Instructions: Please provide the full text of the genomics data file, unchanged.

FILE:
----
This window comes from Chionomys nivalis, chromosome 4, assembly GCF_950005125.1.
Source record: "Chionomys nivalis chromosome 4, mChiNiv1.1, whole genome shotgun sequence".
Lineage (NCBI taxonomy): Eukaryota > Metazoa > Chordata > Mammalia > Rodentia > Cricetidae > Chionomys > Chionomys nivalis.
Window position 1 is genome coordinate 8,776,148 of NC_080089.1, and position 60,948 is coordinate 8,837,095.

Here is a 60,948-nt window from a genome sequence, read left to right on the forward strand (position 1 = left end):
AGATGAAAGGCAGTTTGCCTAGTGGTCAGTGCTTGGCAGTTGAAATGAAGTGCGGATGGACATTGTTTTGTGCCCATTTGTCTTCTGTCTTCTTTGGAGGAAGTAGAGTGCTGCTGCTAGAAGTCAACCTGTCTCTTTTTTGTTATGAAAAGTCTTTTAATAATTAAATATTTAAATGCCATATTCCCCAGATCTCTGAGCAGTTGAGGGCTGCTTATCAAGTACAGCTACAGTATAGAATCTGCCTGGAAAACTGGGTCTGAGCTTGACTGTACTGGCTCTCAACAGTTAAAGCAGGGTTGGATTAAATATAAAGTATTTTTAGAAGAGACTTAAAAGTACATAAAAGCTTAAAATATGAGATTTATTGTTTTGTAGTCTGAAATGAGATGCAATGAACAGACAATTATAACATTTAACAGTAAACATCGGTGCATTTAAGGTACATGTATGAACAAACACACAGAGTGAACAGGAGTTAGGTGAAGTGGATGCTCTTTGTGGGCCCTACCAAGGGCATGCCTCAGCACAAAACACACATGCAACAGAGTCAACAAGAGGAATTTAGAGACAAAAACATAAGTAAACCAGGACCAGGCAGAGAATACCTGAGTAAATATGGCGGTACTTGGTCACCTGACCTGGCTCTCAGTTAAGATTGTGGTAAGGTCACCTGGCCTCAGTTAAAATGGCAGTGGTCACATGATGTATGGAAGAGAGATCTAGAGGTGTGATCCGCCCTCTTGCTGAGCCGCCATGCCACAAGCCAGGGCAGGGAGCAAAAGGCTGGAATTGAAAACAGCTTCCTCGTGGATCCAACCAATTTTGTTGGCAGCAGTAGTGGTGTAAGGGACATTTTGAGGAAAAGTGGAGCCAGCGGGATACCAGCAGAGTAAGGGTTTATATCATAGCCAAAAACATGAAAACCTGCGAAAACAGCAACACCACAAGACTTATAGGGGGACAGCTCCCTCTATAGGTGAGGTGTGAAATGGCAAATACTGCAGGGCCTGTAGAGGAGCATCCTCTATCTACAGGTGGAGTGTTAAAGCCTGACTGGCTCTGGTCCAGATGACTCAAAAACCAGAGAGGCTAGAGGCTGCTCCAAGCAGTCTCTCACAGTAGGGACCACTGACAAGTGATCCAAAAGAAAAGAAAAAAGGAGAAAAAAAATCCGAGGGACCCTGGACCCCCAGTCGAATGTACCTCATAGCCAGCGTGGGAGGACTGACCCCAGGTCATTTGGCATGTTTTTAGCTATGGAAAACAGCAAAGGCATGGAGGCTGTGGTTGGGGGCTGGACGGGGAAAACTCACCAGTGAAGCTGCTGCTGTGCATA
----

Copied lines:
This window comes from Chionomys nivalis, chromosome 4, assembly GCF_950005125.1.
Source record: "Chionomys nivalis chromosome 4, mChiNiv1.1, whole genome shotgun sequence".
Lineage (NCBI taxonomy): Eukaryota > Metazoa > Chordata > Mammalia > Rodentia > Cricetidae > Chionomys > Chionomys nivalis.
Window position 1 is genome coordinate 8,776,148 of NC_080089.1, and position 60,948 is coordinate 8,837,095.

Here is a 60,948-nt window from a genome sequence, read left to right on the forward strand (position 1 = left end):
AGATGAAAGGCAGTTTGCCTAGTGGTCAGTGCTTGGCAGTTGAAATGAAGTGCGGATGGACATTGTTTTGTGCCCATTTGTCTTCTGTCTTCTTTGGAGGAAGTAGAGTGCTGCTGCTAGAAGTCAACCTGTCTCTTTTTTGTTATGAAAAGTCTTTTAATAATTAAATATTTAAATGCCATATTCCCCAGATCTCTGAGCAGTTGAGGGCTGCTTATCAAGTACAGCTACAGTATAGAATCTGCCTGGAAAACTGGGTCTGAGCTTGACTGTACTGGCTCTCAACAGTTAAAGCAGGGTTGGATTAAATATAAAGTATTTTTAGAAGAGACTTAAAAGTACATAAAAGCTTAAAATATGAGATTTATTGTTTTGTAGTCTGAAATGAGATGCAATGAACAGACAATTATAACATTTAACAGTAAACATCGGTGCATTTAAGGTACATGTATGAACAAACACACAGAGTGAACAGGAGTTAGGTGAAGTGGATGCTCTTTGTGGGCCCTACCAAGGGCATGCCTCAGCACAAAACACACATGCAACAGAGTCAACAAGAGGAATTTAGAGACAAAAACATAAGTAAACCAGGACCAGGCAGAGAATACCTGAGTAAATATGGCGGTACTTGGTCACCTGACCTGGCTCTCAGTTAAGATTGTGGTAAGGTCACCTGGCCTCAGTTAAAATGGCAGTGGTCACATGATGTATGGAAGAGAGATCTAGAGGTGTGATCCGCCCTCTTGCTGAGCCGCCATGCCACAAGCCAGGGCAGGGAGCAAAAGGCTGGAATTGAAAACAGCTTCCTCGTGGATCCAACCAATTTTGTTGGCAGCAGTAGTGGTGTAAGGGACATTTTGAGGAAAAGTGGAGCCAGCGGGATACCAGCAGAGTAAGGGTTTATATCATAGCCAAAAACATGAAAACCTGCGAAAACAGCAACACCACAAGACTTATAGGGGGACAGCTCCCTCTATAGGTGAGGTGTGAAATGGCAAATACTGCAGGGCCTGTAGAGGAGCATCCTCTATCTACAGGTGGAGTGTTAAAGCCTGACTGGCTCTGGTCCAGATGACTCAAAAACCAGAGAGGCTAGAGGCTGCTCCAAGCAGTCTCTCACAGTAGGGACCACTGACAAGTGATCCAAAAGAAAAGAAAAAAGGAGAAAAAAAATCCGAGGGACCCTGGACCCCCAGTCGAATGTACCTCATAGCCAGCGTGGGAGGACTGACCCCAGGTCATTTGGCATGTTTTTAGCTATGGAAAACAGCAAAGGCATGGAGGCTGTGGTTGGGGGCTGGACGGGGAAAACTCACCAGTGAAGCTGCTGCTGTGCATA